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Characteristics of measures of directional dependence
"... Recent results (Dodge & Rousson, 2000; von Eye & DeShon, 2008) show that, in the context of linear models, the response variable will always have less skew than the explanatory variable. This applies accordingly to the kurtosis of the two variables. These facts can be used to determine the d ..."
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Recent results (Dodge & Rousson, 2000; von Eye & DeShon, 2008) show that, in the context of linear models, the response variable will always have less skew than the explanatory variable. This applies accordingly to the kurtosis of the two variables. These facts can be used to determine the direction of dependence. Specifically, using third and fourth order moments, and information concerning the deviation of variables from normality, it can be ascertained which of two variables is the response and which is the explanatory variable. In this article, the ratio of two skewness measures, the ratio of two kurtosis measures, and one omnibus test of deviation from normality are examined. Simulation studies are reported that allow one to answer the question whether, these measures (1) are sensitive to various data distributions, (2) sample size, and (3) a simple correlation structure. Results suggest that all three measures are highly sensitive to these factors. The ratio of two kurtosis measures is sensitive in particular to the correlation structure. It is concluded that (1) directional dependence can be based on various types of deviation from normality, (2) measures that respond to deviations based on skewness and kurtosis have characteristics that make them prime candidates for determining directional dependence, and (3) each of the measures proposed thus far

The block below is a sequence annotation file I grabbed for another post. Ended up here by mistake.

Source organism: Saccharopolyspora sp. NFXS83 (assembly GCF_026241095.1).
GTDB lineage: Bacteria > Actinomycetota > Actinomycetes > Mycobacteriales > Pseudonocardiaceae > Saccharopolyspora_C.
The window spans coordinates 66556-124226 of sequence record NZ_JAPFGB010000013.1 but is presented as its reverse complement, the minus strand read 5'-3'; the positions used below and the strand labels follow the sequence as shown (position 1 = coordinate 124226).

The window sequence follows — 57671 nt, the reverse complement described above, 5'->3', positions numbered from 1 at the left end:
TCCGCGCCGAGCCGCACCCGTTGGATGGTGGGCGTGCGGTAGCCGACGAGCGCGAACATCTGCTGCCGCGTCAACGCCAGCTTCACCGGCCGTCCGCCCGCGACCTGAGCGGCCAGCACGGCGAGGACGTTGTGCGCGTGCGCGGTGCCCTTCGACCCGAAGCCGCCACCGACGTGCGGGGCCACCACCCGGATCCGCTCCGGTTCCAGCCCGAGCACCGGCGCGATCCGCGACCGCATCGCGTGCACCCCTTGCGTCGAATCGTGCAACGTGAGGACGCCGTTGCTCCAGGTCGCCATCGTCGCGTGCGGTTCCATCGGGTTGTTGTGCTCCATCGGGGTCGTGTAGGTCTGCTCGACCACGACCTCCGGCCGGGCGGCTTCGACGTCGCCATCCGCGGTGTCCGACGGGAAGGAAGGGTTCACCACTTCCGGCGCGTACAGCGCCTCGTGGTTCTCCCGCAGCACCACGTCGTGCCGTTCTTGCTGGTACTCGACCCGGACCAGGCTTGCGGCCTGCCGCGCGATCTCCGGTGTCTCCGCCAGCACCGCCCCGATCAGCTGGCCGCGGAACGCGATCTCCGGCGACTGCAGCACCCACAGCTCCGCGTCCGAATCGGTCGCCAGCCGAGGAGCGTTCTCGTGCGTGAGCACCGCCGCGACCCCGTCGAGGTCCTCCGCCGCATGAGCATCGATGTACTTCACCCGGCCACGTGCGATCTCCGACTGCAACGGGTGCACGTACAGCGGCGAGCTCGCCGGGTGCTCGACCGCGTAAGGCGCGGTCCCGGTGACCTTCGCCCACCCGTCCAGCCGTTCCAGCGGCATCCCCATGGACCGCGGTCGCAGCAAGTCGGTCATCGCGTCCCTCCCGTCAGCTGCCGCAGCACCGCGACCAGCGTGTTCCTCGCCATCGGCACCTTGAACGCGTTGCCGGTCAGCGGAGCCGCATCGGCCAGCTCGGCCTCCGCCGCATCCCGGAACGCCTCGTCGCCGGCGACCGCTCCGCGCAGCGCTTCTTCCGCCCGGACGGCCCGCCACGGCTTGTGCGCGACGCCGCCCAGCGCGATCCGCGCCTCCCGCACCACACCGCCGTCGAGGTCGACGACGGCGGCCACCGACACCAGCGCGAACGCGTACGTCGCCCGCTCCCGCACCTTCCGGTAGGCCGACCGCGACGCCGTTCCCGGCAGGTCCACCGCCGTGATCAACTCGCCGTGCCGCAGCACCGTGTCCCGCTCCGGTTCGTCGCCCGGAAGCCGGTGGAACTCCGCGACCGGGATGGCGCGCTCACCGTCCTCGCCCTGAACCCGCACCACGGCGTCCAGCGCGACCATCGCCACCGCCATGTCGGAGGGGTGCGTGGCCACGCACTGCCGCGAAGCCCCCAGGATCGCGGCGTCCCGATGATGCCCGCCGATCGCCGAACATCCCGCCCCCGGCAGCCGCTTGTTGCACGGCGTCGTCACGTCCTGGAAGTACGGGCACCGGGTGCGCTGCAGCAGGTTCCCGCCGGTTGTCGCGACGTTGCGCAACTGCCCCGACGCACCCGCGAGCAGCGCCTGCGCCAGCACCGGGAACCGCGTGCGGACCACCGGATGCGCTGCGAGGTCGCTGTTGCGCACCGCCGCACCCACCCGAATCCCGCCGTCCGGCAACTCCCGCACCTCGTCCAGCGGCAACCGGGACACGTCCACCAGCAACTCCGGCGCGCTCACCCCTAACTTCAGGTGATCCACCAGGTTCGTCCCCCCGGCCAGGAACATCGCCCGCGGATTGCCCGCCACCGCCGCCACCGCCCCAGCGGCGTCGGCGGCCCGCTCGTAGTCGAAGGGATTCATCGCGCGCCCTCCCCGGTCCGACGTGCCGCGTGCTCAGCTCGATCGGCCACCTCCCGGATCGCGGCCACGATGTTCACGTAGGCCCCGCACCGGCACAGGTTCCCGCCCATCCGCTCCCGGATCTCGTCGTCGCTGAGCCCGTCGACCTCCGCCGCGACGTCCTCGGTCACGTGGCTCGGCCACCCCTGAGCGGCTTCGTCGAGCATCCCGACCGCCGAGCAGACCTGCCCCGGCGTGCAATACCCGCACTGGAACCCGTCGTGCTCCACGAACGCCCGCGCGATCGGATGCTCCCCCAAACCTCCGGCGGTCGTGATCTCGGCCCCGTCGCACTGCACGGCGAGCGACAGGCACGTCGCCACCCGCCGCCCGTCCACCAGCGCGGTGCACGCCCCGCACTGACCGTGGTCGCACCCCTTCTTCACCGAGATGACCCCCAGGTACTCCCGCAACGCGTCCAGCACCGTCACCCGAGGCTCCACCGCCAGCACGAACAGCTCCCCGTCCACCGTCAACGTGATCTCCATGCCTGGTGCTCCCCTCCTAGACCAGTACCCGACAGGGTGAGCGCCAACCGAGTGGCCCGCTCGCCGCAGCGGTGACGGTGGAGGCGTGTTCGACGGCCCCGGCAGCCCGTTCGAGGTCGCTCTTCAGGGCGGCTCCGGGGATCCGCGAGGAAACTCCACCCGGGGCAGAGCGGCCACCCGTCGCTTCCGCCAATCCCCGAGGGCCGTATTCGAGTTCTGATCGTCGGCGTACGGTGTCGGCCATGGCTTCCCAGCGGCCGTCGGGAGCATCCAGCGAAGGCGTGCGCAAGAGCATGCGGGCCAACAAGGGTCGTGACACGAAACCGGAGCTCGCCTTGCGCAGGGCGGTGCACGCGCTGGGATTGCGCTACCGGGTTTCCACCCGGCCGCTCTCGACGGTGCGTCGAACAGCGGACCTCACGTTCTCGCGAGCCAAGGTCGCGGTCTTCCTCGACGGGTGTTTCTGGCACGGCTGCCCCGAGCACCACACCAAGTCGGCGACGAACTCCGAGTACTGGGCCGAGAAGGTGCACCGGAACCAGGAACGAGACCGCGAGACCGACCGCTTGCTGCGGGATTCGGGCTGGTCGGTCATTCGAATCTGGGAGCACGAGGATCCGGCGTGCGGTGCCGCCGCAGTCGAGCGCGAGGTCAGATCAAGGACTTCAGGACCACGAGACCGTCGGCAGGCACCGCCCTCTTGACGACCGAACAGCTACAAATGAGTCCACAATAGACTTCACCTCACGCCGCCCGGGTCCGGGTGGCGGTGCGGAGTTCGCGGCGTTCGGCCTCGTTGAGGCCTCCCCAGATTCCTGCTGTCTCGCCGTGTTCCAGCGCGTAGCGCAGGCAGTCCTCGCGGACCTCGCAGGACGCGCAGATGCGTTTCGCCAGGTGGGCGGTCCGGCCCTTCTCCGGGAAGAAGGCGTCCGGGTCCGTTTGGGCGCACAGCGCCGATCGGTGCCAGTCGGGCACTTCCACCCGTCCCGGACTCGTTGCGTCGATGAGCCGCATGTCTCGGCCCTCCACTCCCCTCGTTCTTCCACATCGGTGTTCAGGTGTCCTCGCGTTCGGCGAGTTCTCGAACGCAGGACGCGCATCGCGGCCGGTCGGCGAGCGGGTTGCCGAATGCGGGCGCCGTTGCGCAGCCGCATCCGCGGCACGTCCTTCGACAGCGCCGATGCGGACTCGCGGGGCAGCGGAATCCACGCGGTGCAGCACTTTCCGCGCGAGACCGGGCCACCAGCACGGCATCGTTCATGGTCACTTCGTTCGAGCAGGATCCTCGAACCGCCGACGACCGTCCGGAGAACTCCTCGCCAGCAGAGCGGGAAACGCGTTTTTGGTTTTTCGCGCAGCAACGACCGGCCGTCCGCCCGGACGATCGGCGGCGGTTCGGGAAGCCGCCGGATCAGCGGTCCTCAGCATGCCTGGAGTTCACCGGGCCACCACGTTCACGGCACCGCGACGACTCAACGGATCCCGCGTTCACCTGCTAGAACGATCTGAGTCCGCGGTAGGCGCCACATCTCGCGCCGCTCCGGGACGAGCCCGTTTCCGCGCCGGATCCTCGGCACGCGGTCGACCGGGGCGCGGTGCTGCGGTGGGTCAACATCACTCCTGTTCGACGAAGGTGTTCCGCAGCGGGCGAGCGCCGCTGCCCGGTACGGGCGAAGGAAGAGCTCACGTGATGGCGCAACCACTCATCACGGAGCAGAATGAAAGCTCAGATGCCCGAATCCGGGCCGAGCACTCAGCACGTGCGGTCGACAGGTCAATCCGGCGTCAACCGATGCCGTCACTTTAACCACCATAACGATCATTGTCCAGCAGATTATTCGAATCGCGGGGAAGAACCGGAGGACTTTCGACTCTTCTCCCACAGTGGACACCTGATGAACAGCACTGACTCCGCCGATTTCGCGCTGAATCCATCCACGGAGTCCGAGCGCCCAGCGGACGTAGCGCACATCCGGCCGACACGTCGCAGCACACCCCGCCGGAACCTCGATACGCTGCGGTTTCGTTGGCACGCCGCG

Methods and measures Directional dependence in developmental research
"... In this article, we discuss and propose methods that may be of use to determine direction of dependence in nonnormally distributed variables. First, it is shown that standard regression analysis is unable to distinguish between explanatory and response variables. Then, skewness and kurtosis are dis ..."
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In this article, we discuss and propose methods that may be of use to determine direction of dependence in nonnormally distributed variables. First, it is shown that standard regression analysis is unable to distinguish between explanatory and response variables. Then, skewness and kurtosis are discussed as tools to assess deviation from normality. Deviation from normality can be used to assess direction of dependence. This proposition is based on the fact that the response variable will always have less skew than the independent variable (Dodge & Rousson, 2000). It has been shown that the cube of the Pearson correlation coefficient can be calculated as the ratio of the skewness measures of the correlated variables. Because correlations cannot exceed the interval (1.0; þ1.0), directional dependence of the two correlated variables can be determined by the ratio that results in a correlation that stays within this interval. It is also proposed that other measures of deviation from normality can be used to determine directional dependence; for example, kurtosis. Recommendations are given for making decisions concerning directional dependence. Empirical data examples from developmental research on violence against women and on attention deficit hyperactivity disorder (ADHD) illustrate the use of the methodology. Crosssectional and temporal directional dependence are discussed, and the effects of onset of a causal agent and termination of a causal agent are illustrated. Keywords causality, development, directional dependency, research Does money make us happy, or do happier people make more